On Tuesday night, members of Congress and their staff shuffled down to the Rayburn House Office Building cafeteria to gawk at big screens, mess around with shiny new gadgets, and scarf down finger food while sipping free booze. For two hours, the room where House interns and legislative aides usually eat their lunch was transformed into the Consumer Electronics Show on the Hill, a special DC version of the Consumer Electronics Association‘s annual Vegas trade show.
“You got toys! I love toys,” Rep. Gregory Meeks (D-NY), a senior member of the House Financial Services Committee and a CEA honoree shown here playing a track-and-field Kinect game at a previous event, exclaimed upon entering.
CES on the Hill has been an annual event for Congress since 2010, when it was first held in DC’s Eastern Market. In 2012, the show was moved to the Rayburn building. The event supplements CEA’s standard lobbying, and allows the trade organization to treat some of the nation’s most powerful elected officials to the industry’s latest advances in “ninja innovation,” a term coined by CEA president Gary Shapiro to describe tech innovation that is too powerful to remain unassociated with ninjas. “I hope you leave today’s event with a clear understanding what ninja innovation is all about,” Shapiro writes in a welcome note. I didn’t, but Shapiro literally wrote the book on “ninja innovation,” which blends his study of martial arts with his examination of what he views as the world’s most successful companies.
For some, this year’s packed-house Rayburn event was another excuse to hang out after another long day of legislative inertia. Rep. Darrell Issa (R-Calif.), the chairman of the House Oversight and Government Reform Committee, made an appearance to down some Stella Artois and regale attendees with bland anecdotes about a donor who threw a large sum of cash into his 1998 Senate campaign (a Republican primary race he lost to California State Treasurer Matt Fong despite having outspent Fong 4-1).
Behind Issa were a bevy of new-generation gizmos and appliances, including Panasonic bone conduction headphones that played The Eagles’ “Hotel California” through the bones of lawmakers’ skulls. Showcases ranged from Pandora Internet Radio to Troop ID, the latter being a digital identification company founded by a pair of Army Rangers. White House aides and Department of Defense staffers dropped in to mingle and stare at a gigantic LG screen equipped with 3D technology. The DirecTV table played a Great Gatsby trailer and a clip of David Letterman interviewing Lindsay Lohan as a corporate rep discussed the satellite service provider’s efforts to fight the Department of Energy’s “over-regulation” of their cable boxes with “unnecessary” energy consumption requirements.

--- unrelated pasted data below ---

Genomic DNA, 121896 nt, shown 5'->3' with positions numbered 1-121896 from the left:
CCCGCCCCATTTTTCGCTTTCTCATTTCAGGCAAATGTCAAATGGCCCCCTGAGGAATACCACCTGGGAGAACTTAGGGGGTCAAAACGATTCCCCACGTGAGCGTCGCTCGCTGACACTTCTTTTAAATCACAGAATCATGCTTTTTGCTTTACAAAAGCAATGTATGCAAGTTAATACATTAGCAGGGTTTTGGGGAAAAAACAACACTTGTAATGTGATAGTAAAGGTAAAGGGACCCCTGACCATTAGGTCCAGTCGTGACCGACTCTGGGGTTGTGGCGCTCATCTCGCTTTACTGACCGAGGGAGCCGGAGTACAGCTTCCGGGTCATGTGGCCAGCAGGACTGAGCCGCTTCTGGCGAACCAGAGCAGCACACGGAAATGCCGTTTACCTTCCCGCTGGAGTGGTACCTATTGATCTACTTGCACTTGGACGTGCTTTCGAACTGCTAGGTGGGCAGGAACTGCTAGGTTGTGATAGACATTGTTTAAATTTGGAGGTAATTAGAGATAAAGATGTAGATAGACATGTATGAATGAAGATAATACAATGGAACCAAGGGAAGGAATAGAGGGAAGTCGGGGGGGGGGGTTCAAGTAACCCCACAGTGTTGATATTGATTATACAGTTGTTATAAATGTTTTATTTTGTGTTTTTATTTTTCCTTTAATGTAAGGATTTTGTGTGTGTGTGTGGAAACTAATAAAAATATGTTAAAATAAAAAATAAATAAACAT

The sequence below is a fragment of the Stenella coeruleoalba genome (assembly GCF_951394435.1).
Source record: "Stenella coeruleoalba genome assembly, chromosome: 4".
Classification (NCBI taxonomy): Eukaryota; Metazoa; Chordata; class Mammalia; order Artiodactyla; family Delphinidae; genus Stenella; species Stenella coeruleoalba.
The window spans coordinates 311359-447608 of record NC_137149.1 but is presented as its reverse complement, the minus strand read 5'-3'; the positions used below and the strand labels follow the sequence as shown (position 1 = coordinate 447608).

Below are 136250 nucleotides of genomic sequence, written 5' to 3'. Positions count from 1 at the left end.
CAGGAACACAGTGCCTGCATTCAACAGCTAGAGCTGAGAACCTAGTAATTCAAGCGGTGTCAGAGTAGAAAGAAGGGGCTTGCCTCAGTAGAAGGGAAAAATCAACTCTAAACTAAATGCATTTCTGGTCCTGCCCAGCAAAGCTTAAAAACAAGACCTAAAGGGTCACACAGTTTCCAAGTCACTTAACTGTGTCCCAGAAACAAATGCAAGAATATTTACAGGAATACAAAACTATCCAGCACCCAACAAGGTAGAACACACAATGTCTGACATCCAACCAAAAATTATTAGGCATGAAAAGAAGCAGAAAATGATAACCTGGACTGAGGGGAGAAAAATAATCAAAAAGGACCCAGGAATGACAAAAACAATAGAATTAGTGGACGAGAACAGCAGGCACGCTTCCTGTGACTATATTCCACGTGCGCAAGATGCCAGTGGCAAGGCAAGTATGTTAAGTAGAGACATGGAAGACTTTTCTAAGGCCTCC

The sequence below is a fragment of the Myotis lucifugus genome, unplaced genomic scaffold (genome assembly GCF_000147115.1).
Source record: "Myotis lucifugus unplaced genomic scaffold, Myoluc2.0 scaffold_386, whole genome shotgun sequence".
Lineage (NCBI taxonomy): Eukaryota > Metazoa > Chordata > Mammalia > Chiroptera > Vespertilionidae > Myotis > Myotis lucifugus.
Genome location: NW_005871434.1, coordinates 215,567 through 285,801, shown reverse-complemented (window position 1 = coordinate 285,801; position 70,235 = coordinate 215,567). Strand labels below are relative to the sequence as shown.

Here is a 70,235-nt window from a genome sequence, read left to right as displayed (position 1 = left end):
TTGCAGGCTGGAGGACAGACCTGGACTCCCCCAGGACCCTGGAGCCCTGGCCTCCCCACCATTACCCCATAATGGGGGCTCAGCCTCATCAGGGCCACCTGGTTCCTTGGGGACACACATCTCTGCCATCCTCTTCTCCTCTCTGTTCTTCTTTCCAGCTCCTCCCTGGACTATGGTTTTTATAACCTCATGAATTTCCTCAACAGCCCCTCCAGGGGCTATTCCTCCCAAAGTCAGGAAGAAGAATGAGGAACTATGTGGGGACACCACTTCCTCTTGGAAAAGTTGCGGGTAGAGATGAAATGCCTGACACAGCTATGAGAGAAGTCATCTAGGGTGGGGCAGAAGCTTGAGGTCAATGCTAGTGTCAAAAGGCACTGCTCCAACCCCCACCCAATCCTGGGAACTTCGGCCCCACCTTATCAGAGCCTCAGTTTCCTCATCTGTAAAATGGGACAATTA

The AT&T-manned table was dedicated to reminding legislators about the dangers of texting while driving. The exhibit featured a street-driving simulator (aesthetically similar to what you’d find in a Chuck E. Cheese’s) synced to a fake iPhone. “Dad” sends the driver mundane text messages, and the player’s goal is to hold a conversation without crashing the vehicle and killing everyone. As I sat down to give it a try, AT&T representatives took care to move my free beer far away from the machine, so as to not unintentionally send a completely different bad message regarding driving. Rep. Peter DeFazio (D-Ore) and Rep. Ted Deutch (D-FL) took the challenge, both of whom crashed into other cartoon cars as they texted their fake fathers. However, both Democratic congressmen had fun and were “very jovial throughout,” according to an AT&T rep.
As the two-hour Hill event wound down, the women at the Pandora showcase reminded me that they were throwing an after-party at the Rock & Roll Hotel, with a special performance by folk singer Josh Rouse. (The invitation reassures House members and staff that the invitation was cleared by the House Committee on Ethics.) DC-based festivities carried over into the following night, when CEA threw its ninth annual Digital Patriots Dinner at the Mayflower Renaissance luxury hotel. Sen. Jerry Moran (R-KS), Rep. Jared Polis (D-CO), and Rep. Greg Walden (R-OR) were honored as staunch allies of ninja innovators in the tech industry.
All signs point to CEA returning to Capitol Hill come 2014. “We don’t have anything confirmed for next year, yet, but with the growing success of the event, we hope to bring it back,” CEA’s Allison Fried says in an email. And according to the CEA president, there’s still plenty more ninja-related work to be done in Washington. “We need the U.S. government to have a ‘ninja’ moment of its own and focus on policies that will ensure America remains the best place in the world for innovators,” Shapiro writes. Ninja innovators, that is.